Are one or more of your products just not breaking out? Would you like to create an edge for a new product? “The 22 Immutable Laws of Marketing” by Al Ries and Jack Trout may be able to help you. They offer real-world examples (albeit old: this book was published in 1993) that you may not find in marketing textbooks.
In this video I review three of their principles (laws). In my mind, Laws 1 and 2 are nearly indistinguishable, but Ries and Trout treat them separately.
1. Law #1: Law of Leadership. “The basic issue in marketing is creating a category you can be first in. [See Law #2.] It’s the law of leadership: It’s better to be first than it is to be better.”
Do you recall who was the first person to fly solo across the Atlantic Ocean? How about the second? (Bert Hinkler, who flew faster and more efficiently.)
“The leading brand in any category is almost always the first brand into the prospect’s mind. Hertz in rent-a-cars. IBM in computers. Coca-Cola in cola.”
2. Law #2: The Law of Category. Returning to the aviators, we learn that Amelia Earhart was the third person to fly across the Atlantic. In so doing, she carved out a category, which is why we remember her today.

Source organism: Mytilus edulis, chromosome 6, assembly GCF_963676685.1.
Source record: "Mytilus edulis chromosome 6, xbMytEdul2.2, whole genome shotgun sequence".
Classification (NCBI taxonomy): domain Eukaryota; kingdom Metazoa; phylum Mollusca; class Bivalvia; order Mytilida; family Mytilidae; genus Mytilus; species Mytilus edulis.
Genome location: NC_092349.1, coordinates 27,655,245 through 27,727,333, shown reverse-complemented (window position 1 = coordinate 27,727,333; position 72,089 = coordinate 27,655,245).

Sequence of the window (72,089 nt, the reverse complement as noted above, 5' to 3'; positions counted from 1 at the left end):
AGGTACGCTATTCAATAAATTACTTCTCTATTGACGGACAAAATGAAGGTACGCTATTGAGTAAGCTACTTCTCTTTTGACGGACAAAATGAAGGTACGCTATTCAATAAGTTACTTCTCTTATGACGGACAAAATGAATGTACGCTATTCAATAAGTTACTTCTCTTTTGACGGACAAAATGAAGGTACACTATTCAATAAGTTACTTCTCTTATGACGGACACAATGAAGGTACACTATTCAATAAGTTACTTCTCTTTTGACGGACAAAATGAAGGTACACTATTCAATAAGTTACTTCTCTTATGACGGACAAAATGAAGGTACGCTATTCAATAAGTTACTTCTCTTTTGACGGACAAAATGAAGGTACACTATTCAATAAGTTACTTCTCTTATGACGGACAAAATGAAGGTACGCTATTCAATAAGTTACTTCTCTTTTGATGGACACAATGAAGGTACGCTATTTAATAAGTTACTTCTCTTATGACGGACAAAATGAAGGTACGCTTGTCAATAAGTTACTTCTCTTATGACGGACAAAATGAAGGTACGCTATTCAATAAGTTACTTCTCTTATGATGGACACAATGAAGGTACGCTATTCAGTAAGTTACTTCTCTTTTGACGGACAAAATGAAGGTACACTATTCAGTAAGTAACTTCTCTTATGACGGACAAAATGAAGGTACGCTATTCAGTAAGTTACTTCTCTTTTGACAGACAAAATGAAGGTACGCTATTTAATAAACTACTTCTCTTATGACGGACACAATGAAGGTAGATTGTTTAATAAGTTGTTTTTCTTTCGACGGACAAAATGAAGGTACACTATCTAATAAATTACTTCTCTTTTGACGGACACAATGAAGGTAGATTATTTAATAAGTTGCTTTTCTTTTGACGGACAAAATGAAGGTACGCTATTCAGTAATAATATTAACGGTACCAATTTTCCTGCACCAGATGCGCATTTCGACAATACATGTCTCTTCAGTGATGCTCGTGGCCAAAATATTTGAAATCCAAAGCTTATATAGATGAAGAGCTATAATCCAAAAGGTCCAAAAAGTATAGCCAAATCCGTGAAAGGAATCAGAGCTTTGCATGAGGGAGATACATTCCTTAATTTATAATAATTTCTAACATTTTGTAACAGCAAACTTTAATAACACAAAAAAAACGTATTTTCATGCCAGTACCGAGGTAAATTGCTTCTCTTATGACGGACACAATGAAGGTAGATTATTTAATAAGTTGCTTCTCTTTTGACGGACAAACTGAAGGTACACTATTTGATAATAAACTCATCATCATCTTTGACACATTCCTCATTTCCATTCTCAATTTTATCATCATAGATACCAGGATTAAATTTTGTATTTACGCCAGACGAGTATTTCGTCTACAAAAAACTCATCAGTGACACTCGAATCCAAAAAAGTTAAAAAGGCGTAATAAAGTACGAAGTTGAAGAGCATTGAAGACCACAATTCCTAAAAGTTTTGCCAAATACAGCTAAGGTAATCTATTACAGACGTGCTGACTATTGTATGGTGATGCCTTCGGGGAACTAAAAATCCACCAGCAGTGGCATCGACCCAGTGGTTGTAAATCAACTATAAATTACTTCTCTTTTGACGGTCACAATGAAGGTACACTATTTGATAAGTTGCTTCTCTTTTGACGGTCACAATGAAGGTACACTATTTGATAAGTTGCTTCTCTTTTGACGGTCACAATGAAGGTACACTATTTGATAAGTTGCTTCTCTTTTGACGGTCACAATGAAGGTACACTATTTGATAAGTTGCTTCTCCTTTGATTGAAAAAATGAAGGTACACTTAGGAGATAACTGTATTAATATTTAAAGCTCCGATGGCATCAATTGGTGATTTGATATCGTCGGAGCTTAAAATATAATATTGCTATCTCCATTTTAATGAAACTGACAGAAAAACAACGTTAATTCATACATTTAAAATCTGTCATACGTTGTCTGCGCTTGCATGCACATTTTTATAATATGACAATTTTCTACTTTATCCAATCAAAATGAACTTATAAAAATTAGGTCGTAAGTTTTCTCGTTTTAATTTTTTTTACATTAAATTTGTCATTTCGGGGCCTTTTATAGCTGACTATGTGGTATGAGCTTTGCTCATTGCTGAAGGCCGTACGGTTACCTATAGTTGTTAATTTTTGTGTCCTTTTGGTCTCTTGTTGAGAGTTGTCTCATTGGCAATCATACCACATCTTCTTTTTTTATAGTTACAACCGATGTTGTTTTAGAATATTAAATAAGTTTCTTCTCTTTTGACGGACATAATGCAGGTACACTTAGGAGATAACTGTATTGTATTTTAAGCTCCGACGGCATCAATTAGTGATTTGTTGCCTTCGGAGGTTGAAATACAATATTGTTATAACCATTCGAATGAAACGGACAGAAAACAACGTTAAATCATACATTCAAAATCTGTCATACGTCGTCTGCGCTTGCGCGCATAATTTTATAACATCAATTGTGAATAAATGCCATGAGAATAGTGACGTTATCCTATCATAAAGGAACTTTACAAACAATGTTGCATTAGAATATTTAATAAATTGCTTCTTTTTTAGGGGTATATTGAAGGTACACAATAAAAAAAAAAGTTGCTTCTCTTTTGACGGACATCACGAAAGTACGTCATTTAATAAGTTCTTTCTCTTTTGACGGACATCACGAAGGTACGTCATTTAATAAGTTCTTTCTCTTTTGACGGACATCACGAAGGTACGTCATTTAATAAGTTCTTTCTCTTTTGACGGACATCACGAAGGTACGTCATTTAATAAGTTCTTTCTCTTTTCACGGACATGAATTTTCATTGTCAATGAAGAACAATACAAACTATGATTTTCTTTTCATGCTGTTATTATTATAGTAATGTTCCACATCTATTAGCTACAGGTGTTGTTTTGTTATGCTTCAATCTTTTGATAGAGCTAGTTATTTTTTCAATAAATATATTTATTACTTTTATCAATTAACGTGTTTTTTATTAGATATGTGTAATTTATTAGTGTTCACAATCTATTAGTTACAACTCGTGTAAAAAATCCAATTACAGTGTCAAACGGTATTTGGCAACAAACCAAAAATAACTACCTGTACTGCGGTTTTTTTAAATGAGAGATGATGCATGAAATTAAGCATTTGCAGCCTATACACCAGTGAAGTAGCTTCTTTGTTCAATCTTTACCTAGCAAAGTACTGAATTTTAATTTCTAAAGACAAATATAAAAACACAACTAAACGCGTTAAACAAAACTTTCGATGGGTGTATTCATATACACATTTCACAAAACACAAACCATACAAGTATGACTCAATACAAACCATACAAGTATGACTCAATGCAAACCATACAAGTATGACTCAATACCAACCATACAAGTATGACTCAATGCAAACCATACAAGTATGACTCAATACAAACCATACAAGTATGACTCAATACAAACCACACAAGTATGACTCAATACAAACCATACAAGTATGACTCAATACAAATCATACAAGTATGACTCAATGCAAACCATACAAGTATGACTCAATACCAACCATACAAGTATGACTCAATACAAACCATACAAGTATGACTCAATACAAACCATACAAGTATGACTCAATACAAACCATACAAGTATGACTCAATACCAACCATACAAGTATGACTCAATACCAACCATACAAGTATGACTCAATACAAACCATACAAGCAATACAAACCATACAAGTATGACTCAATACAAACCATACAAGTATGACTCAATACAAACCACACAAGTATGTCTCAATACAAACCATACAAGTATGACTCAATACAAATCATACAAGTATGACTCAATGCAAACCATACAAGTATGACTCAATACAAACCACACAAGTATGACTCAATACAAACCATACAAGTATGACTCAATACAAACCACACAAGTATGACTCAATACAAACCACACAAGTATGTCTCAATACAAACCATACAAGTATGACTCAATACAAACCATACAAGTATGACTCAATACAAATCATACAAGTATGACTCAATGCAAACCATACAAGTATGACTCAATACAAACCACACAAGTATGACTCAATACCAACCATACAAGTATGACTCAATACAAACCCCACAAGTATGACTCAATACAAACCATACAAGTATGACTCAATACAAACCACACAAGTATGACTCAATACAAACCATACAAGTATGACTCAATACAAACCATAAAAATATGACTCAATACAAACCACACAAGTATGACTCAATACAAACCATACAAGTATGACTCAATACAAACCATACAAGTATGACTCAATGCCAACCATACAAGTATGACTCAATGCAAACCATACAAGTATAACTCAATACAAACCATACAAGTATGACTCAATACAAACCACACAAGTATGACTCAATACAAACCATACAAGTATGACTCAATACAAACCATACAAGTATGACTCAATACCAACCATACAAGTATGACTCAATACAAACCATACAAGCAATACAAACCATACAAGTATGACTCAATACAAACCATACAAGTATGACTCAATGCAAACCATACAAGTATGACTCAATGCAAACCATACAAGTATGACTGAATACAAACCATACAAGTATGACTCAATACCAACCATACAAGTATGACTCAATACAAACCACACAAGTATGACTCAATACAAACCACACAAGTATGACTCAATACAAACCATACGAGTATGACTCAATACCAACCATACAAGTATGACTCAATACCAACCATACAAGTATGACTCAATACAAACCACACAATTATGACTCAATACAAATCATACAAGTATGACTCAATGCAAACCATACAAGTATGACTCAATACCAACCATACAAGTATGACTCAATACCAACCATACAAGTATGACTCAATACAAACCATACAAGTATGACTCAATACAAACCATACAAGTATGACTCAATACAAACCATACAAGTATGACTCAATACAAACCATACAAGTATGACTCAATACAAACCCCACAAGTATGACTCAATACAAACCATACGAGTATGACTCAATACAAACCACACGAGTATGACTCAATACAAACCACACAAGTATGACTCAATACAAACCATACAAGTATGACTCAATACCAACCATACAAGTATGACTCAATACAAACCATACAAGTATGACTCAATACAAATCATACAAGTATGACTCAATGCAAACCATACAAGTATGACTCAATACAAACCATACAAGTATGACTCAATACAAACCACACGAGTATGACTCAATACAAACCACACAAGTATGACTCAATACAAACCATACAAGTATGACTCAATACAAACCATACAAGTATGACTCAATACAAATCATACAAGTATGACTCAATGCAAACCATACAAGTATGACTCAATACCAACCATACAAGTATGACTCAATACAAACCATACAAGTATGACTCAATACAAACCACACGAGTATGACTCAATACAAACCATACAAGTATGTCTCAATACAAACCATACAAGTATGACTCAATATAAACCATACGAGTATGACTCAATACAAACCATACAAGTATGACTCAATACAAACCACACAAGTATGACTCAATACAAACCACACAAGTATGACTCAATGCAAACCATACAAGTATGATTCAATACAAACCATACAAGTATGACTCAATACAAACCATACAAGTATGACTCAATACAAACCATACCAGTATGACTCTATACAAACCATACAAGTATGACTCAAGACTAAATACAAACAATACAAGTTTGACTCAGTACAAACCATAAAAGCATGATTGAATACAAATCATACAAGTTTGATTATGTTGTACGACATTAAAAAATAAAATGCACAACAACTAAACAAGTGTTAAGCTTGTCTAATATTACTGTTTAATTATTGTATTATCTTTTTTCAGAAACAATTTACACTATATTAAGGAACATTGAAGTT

The book talks about Miller Lite being the first domestic light beer, and Amstel Light grabbing the top spot in imported light beer. It may be daring, but perhaps your new product will create its own category. Recall what Steve Jobs did with Apple.
3. Law #13: The Law of Sacrifice. While your product or company may be able to perform many functions, consider focusing on one service. In essence you sacrifice the other services to stand out in one category.
The authors use the example of Federal Express. At one time, the leader in delivery firms was Emery Air Freight. Fed Ex decided to zero in on overnight delivery and the rest, as they say, is history.
Can you think of one service you could concentrate on that would set your firm apart?
I suggest you pick up a copy of “22 Immutable Laws of Marketing.” I think you’ll find the information and advice that Al Ries and Jack Trout provide invaluable.
For additional suggestions to help you build your business, see “Use business networking opportunities to build your business” and “Powerful open-ended sales question helps you offer solution.”
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